Illegal fish dumped in lake to be used to feed other wildlife

Fish being used to help other wildlife

BOULDER, Colo. - Some unwanted fish are swimming around a lake in Boulder.  

The Colorado Parks and Wildlife says someone illegally dumped Koi fish into Thunderbird Lake at Admiral Arleigh A. Burk Park, and now they are multiplying at a rapid rate.  

"We already tested the water and in about 7 minutes, we came up with about a hundred or so fish," explains Jennifer Churchill, Public Information Officer for Colorado Parks and Wildlife.  

Koi are native to Asia, but have been introduced on almost every continent.  They are mainly used for domestic purposes, and according to Churchill, can have a negative impact on habitats in Colorado.

"They can introduce disease that wasn't there before.  They can out-compete the native fish and they can basically take over an entire fishery."  

They can also spread and affect other, nearby bodies of water.  "This pond is connected via other waterways.  It can overflow, and these fish can wind up downstream, and really spread this issue much farther and wider."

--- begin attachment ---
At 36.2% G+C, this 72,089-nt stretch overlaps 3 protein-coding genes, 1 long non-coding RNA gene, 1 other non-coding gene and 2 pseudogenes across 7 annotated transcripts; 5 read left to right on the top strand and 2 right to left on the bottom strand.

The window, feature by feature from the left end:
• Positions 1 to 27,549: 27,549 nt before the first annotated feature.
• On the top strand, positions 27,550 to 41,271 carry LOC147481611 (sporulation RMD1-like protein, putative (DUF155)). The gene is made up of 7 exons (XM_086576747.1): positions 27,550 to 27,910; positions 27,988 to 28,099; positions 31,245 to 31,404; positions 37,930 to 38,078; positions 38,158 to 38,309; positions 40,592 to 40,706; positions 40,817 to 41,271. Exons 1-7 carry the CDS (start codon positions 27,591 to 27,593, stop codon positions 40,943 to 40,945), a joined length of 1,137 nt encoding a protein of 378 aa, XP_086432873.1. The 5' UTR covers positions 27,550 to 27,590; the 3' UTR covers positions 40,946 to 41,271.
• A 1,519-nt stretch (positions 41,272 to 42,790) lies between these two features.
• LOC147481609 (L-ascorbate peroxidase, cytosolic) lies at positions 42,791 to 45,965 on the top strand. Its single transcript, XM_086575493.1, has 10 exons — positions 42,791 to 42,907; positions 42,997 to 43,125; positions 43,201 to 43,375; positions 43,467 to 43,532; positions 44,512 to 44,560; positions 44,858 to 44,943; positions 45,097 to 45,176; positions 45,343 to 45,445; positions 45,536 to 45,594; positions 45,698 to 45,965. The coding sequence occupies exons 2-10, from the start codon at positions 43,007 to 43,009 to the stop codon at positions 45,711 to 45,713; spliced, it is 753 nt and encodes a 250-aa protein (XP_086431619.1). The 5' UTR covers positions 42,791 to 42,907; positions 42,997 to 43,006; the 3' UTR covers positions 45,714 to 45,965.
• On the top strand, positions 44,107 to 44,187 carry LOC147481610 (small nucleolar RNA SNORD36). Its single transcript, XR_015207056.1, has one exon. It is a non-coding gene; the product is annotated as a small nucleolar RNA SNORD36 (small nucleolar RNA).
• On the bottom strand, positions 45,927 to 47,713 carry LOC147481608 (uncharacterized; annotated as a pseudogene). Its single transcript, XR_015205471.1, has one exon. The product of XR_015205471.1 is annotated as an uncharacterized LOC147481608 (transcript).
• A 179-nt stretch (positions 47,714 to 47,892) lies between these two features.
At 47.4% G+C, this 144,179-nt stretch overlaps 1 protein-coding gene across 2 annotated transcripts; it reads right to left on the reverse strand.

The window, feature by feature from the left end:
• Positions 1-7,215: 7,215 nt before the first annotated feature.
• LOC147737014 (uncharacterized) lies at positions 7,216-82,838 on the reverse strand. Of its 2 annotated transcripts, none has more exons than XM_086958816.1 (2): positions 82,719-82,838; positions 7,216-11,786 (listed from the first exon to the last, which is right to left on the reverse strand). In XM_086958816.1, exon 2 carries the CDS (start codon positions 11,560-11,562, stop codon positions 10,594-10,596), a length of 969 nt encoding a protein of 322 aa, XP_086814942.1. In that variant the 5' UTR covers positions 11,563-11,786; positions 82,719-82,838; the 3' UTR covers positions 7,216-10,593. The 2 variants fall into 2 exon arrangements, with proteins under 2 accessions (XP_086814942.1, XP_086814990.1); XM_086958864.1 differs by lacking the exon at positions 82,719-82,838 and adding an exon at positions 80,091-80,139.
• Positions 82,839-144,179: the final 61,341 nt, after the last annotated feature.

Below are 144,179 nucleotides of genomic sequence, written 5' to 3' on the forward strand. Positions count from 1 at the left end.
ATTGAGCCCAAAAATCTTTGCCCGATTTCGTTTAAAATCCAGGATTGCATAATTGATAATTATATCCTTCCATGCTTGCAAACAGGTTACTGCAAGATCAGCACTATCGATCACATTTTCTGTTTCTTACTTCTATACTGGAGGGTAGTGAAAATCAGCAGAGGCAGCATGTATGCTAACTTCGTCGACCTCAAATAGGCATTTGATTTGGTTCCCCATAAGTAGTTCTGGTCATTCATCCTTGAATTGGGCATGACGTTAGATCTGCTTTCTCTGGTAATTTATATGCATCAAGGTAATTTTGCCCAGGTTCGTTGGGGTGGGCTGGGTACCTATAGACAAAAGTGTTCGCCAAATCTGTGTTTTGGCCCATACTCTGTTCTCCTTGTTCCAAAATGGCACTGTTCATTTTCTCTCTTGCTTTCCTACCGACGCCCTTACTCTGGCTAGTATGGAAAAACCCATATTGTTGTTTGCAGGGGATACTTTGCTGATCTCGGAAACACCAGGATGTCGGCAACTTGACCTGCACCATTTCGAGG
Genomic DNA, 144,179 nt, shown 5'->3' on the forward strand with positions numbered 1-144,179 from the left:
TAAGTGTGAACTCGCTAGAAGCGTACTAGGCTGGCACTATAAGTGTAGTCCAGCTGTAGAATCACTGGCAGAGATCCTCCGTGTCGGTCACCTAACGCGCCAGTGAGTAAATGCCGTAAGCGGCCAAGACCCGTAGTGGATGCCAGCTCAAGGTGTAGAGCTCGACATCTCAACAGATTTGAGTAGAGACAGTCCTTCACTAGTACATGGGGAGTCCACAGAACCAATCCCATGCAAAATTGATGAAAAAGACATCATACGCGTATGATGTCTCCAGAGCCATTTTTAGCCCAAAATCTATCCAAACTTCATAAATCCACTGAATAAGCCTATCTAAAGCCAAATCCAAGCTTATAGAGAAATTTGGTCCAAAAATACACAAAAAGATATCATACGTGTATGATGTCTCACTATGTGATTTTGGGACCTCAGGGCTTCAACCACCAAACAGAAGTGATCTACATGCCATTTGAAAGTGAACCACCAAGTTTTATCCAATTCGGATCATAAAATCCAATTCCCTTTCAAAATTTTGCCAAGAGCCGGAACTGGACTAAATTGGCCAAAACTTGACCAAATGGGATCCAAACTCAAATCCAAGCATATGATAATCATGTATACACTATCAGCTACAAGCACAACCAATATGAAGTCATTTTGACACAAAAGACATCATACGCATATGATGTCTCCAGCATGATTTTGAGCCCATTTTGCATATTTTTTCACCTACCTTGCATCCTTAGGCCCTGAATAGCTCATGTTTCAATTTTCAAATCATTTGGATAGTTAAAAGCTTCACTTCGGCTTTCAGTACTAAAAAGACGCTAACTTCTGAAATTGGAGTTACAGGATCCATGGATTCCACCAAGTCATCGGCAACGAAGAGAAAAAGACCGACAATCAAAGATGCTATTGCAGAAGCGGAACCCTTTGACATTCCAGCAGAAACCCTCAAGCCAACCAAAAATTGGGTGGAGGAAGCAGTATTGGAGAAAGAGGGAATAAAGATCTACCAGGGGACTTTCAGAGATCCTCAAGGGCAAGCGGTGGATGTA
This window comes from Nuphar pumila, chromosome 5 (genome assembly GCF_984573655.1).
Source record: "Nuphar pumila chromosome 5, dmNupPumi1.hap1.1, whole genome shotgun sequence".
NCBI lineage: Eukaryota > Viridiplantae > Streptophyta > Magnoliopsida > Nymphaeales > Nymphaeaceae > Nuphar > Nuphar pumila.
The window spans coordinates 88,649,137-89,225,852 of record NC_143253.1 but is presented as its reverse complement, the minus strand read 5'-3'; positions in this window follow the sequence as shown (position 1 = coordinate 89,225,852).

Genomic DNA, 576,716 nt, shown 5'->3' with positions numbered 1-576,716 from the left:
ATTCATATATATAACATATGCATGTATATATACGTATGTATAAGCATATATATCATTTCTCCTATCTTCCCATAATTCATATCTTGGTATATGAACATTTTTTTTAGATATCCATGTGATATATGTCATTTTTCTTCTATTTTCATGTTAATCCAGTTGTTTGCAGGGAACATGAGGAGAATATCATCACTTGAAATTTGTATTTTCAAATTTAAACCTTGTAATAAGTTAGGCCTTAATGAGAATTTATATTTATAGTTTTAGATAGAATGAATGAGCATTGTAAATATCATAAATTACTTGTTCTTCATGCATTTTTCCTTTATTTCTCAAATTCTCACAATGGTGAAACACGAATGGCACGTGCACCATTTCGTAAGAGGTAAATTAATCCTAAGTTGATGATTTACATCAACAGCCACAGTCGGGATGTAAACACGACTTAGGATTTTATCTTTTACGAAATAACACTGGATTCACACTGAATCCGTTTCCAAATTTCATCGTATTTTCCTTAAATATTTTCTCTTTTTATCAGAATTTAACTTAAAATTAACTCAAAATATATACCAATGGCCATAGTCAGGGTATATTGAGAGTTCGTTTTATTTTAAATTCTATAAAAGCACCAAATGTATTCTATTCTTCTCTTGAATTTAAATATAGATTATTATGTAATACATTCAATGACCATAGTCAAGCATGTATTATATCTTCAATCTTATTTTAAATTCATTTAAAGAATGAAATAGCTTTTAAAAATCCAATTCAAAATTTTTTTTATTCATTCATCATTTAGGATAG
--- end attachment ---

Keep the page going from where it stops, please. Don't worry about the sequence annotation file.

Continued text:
To prevent that from happening, employees will converge on the lake Monday morning, to take out all the Koi fish.  

They will use an electric wand to essentially stun the fish.  Once stunned, the fish will rise to the top of the water, making it easy for employees to scoop them up alive.  

They will then be put in a truck and transported to The Birds of Prey Foundation in Broomfield.  There, the Koi will be used as feed for raptors recovering from serious illness or injury.

"I think people would be pleased to see that these raptors will become healthier and be able to feed off these fish," says Churchill.

Colorado Parks and Wildlife will start collecting the Koi from Thunderbird Lake on Monday at 10 a.m.

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